On Technical Debt: Shoveling forward
A lot of what we do in the tech world is based on analogies. Learning, concepts, discoveries, and teaching is all heavily based on that. If other sciences worked the same, we'd have 'gut-tubes' instead of intestines, probably. In any case, our understanding of concepts is often dependent onto the quality of the analogies chosen and how far we are willing to push them.
Technical debt falls right into that pattern. Technical debt is in fact often explained handwaivingly by saying that there is some bad stuff that happens in code and it accrues over time, and it's a good idea to spend time to fix it, whatever the causes of debt may be. When it comes to discussions about prioritizing tasks, features, or any other sort of code-related decision-making, technical debt comes with the general idea that you can take more time to do something right, or make a quickfix and accumulate debt.
You can then take some time at a later point and pay down that debt and eventually avoid going bankrupt. That's usually fine. The problem becomes that sooner or later, people start misinterpreting the original intent and thinking of technical debt the same way you could think about financial debt: a lever to use in order to get something now and then pay the accrued cost progressively over time. This is however not how things feel from the technical person's point of view.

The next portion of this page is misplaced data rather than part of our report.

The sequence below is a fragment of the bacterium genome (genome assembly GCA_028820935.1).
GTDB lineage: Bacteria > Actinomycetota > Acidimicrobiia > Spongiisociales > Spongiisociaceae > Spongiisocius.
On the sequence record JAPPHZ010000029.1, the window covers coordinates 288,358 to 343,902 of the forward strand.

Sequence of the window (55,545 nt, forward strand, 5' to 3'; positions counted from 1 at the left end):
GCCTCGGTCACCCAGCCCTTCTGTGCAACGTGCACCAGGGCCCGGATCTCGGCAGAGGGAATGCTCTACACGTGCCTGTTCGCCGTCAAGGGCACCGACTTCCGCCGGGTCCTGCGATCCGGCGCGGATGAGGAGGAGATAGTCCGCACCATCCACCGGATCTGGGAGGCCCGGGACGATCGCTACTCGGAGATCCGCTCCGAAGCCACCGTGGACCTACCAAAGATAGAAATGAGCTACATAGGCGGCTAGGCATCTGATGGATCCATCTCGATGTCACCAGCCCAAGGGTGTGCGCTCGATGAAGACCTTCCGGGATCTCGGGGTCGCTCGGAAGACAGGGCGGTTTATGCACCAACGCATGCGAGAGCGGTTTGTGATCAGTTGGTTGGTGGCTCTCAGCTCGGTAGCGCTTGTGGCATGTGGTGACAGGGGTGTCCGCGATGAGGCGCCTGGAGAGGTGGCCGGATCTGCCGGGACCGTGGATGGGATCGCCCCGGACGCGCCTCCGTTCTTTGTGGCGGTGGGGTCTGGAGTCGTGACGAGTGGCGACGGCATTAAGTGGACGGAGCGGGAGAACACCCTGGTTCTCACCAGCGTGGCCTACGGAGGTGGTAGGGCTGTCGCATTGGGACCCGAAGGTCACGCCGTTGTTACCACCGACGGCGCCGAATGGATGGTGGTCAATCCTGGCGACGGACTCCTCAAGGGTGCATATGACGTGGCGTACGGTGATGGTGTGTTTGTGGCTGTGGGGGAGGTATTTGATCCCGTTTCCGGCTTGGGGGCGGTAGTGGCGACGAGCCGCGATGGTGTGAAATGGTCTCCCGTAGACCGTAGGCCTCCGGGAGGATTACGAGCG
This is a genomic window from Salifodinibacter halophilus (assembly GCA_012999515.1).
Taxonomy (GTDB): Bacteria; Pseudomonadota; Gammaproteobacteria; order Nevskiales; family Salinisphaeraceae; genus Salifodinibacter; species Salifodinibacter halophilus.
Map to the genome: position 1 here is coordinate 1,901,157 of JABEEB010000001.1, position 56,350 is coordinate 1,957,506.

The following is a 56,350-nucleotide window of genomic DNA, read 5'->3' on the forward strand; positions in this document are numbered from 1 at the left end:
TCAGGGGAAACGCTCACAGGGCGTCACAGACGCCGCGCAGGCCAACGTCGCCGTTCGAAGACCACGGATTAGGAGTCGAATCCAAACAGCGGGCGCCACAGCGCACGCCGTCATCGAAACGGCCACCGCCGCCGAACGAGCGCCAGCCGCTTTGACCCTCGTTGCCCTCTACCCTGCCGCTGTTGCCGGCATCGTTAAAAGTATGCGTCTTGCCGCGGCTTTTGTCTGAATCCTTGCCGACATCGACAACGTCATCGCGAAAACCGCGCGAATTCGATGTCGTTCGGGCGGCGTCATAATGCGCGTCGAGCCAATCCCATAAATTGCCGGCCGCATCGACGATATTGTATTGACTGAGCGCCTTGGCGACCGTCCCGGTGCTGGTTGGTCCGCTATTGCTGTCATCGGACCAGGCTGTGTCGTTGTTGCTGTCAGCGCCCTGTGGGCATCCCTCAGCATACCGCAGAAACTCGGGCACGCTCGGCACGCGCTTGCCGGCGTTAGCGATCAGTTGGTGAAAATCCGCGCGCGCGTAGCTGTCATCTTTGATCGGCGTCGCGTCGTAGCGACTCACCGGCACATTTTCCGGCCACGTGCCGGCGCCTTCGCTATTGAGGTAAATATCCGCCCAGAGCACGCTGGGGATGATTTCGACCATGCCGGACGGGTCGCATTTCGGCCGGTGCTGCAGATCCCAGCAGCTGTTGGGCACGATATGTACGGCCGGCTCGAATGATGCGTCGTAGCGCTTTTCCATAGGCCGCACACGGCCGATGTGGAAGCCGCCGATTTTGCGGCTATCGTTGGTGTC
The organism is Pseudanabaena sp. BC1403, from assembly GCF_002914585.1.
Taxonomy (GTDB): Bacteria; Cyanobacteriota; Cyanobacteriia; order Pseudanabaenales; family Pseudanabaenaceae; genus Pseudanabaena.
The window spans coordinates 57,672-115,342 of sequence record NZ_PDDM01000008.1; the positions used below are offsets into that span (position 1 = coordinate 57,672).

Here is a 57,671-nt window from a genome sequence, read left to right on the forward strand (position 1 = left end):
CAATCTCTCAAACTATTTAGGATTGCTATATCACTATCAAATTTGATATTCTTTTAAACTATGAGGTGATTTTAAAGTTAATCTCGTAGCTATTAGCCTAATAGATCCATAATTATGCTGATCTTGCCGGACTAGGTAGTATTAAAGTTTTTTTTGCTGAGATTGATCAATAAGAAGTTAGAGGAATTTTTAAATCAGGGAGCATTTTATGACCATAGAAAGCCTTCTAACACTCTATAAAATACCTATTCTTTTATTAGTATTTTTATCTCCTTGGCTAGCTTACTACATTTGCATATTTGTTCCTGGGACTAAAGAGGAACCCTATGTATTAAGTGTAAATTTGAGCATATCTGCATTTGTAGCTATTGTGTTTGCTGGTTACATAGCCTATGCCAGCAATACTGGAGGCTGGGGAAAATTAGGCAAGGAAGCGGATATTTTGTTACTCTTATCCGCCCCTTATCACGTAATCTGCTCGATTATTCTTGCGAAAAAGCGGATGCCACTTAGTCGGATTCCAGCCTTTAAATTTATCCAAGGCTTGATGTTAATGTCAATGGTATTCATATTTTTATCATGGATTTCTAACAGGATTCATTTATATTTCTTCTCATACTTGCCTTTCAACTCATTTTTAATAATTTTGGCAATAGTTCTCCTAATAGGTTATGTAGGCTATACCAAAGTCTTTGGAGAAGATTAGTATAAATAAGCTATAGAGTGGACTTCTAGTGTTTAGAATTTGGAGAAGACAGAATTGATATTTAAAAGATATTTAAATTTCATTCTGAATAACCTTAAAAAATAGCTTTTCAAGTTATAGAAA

Rather than focusing on why that is wrong, I want to propose an alternative analogy to describe the reality behind technical debt.
French Canadians have an expression called 'pelleter par en avant', roughly translating to 'shoveling forward'. The idiom simply refers to the act of shoveling snow off of one's driveway by pushing it ahead and pushing forth. Shoveling the snow forward, while efficient at first, eventually compounds and means that each additional bit of driveway uncovered requires an ever-increasing amount of work.
image from La Presse
It is a better idea to take the time to move manageable amounts of snow around and never exert yourself to the point of a heart attack.
The colloquial expression is commonly used when referring to debt, specifically government debt, with the idea that spending now is leaving the consequences for future generations. This tends to work fairly well for regular debt, but I feel it works even better for software.
Shoveling forward means that not only we're making things harder for the future, but any and all changes and modifications done to code in that direction demands greater effort, and increasingly so. You cannot ignore debt until a later point. It is not an astute strategy to later pay back what we do not have today: it is a shortcut that works in a single direction, for a brief period of time, and then makes everything else more difficult right away.
The only way to fix it is by attacking whatever snow we have pushed ahead of us and getting rid of it, or working in another direction entirely, abandonning the halfway dug path we've made for ourselves and working another way. It is otherwise easier to avoid the problem by not doing it in the first place; accept that near-term work may take longer, but won't create far more problematic and exertive obstacles right in front of us.
The analogy is probably not perfect, but it at least feels to me like it communicates the reality of quick dirty software fixes better.]]>